Welcome to this week’s Digital World, your regular roundup of search, paid, social and other digital marketing news from around the world. In this week’s update: The debate in European courts about the legality of removing European customer data from Europe; Yandex offers further best practice tips for its .Direct service; September APAC facts and figures; more payment options in Germany; and Google gets date for anti-trust contract changes in Russia.
A recent ruling in the EU Court of Justice could have implications for the way that US-based tech companies handle the data of European customers. Businesses’ right to move data out of European data centres to the United States had recently been defended under “Safe Harbour” law, on the basis that data moved would receive an “adequate level of protection”. However, Austrian privacy activist Max Schrems has successfully secured a ruling against the use of this defence after arguing that the NSA’s stateside mass surveillance programs violate his privacy.
Though the implications of the ruling are still speculation (the case is ongoing), some sites have suggested that US-based companies may be forced to keep European customer data within Europe (and away from the eyes of foreign intelligence services). However, a Facebook spokesperson points out that “safe harbour” is just one of the mechanisms that European law provides for data transfer.
Yandex’s Russian search marketing blog has posted another interesting guide to PPC tactics in Russia, while providing some statistical evidence to support some hunches you probably already had. For instance, while it’s probably common sense that putting keywords into your ad title is advisable, the increased clickthrough rate of 57.6% on premium placement ads should bump this aspect of optimisation up some priority lists.
Other useful tips include checking whether the audience is entering your brand name using Latin letters or Cyrillic – there doesn’t appear to be any specific logic to which version is the more popular term, so it’s best to check. Yandex also recommends putting pricing, bonus and quality indicators in your ad copy (such as “cheap”, “discount”, “official”). Interestingly, the blog suggests that Russian users respond poorly to questions – but clickthrough increases when the copy uses at least three exclaimation marks (maximum one per sentence).
Econsultancy has once again shared a list of APAC-themed marketing stats, including surveys of marketing trends, ad spending, social customer response times and mobile handset adoption. According to the 2015 PWC Digital IQ survey, APAC leads among marketers who have a cohesive roadmap: 59% of respondents claimed to have a roadmap in place, compared with 57% in North America, 50% in Western Europe and just 9% in the Middle East.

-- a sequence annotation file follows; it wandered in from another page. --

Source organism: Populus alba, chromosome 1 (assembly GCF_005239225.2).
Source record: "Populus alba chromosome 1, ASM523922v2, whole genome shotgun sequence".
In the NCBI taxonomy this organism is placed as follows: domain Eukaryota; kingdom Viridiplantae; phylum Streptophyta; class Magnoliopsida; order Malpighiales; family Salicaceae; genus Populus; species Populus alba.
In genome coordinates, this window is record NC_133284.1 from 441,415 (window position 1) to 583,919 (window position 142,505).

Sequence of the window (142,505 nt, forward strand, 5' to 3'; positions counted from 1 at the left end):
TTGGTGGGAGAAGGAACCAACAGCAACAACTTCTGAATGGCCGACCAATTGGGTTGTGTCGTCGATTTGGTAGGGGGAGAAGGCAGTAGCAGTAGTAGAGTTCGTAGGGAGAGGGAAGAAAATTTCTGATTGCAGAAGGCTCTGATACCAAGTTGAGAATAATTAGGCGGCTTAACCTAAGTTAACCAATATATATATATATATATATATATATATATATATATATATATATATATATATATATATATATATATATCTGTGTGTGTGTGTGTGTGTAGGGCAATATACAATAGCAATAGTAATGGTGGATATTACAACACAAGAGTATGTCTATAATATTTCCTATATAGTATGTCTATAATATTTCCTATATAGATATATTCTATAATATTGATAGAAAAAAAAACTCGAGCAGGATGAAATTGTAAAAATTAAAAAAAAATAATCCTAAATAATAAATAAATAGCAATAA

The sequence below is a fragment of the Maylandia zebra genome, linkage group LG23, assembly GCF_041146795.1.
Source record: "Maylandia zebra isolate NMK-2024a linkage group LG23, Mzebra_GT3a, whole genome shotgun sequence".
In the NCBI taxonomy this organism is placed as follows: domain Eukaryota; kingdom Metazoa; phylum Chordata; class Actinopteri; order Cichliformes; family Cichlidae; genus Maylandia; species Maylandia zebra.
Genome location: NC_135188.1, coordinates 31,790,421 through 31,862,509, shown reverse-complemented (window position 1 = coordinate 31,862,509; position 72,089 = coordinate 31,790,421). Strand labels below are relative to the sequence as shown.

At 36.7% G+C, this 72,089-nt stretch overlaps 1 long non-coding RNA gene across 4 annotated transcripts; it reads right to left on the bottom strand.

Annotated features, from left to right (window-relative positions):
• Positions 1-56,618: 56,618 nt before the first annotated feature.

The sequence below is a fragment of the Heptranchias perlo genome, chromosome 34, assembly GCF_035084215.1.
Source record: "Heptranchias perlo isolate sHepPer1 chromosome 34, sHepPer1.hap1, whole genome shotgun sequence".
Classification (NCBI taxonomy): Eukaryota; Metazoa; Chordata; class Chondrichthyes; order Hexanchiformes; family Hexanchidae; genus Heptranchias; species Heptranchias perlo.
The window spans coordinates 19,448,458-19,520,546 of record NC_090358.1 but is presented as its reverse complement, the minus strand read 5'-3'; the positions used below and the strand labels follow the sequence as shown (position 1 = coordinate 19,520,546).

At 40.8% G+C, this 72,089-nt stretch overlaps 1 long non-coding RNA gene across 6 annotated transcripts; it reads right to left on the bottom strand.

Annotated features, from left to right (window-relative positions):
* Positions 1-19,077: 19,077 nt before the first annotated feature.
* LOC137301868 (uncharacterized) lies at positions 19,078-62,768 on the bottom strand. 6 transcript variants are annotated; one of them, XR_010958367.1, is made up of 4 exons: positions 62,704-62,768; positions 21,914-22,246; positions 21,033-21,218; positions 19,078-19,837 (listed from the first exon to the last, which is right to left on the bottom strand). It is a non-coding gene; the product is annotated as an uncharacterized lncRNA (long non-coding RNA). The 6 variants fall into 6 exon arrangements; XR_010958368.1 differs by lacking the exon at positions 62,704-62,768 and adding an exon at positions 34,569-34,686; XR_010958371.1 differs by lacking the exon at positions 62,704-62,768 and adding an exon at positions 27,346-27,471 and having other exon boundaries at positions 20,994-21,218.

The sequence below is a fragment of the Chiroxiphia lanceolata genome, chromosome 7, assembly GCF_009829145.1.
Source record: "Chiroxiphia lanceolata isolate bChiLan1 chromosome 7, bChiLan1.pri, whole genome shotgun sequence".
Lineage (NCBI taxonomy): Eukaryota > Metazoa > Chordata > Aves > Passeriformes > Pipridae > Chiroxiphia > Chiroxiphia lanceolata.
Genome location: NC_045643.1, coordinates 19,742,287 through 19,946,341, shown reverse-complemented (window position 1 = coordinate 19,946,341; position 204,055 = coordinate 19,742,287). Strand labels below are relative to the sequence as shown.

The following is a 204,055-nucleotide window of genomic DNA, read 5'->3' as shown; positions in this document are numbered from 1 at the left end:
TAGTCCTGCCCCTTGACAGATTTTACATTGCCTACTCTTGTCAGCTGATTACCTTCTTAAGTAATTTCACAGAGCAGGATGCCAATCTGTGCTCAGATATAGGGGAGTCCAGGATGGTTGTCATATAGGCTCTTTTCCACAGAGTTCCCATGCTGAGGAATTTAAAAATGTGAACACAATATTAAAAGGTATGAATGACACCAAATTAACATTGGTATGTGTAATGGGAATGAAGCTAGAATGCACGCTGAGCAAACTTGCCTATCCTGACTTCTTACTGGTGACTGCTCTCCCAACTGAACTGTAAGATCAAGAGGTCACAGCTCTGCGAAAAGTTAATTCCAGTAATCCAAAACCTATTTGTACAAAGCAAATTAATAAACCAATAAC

Meanwhile, an ad spend report released by Carat in September claims that APAC will see an increase of 4.1% in 2015, though growth has been revised down since the last report (March). India, the Philippines and Vietnam are all expected to grow ad spend by more the 10%. See the Econsultancy blog post for more detail on these and other facts.
Data from IBI Research, featured on Emarketer.com, reveals that just 22% of retailers in Germany currently offer customers the opportunity to pay for goods and services in installments (with the majority using a third-party service to facilitate this). However, 31% say they plan to offer the option in the future, reflecting rising interest among consumers for the option.
Reasons for considering offering this format included: “to increase sales” (83%) and “raise customer satisfaction” (67%), while 69% of those not considering the option said that their products were not suited to installment buying. The German market is typically associated with a multiplicity of payment options – including methods such as payment on delivery that are not as widespread in use within the UK and US.
We reported recently that Google had lost anti-trust proceedings in Russia after the Federal Antimonopoly Service (FAS) concurred with Yandex that Google’s pre-installation of service apps on Android devices gave them an unfair advantage in the market. The FAS also claims that Google contracts specifically prohibit the installation of competitor applications, including those from Yandex.
The FAS has now made its demands clear: Google can no longer stipulate that phone-makers pre-install Google apps as a condition of gaining access to the Google Play store (the app marketplace through which the majority of Android apps are available). Google has until November 18 to update its contracts to comply. Media speculation points to similar rulings following in the EU and US.
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Mousehole Harbour photo by Flickr user Tim Watts
Chanel photo by Flickr user Katie Brady
Paharganj streets photo by Flickr user McKay Savage
Frankfurt Finance district photo by Flickr user Binh Vu
Countryside Road photo by Flickr user Vladislav Bezrukov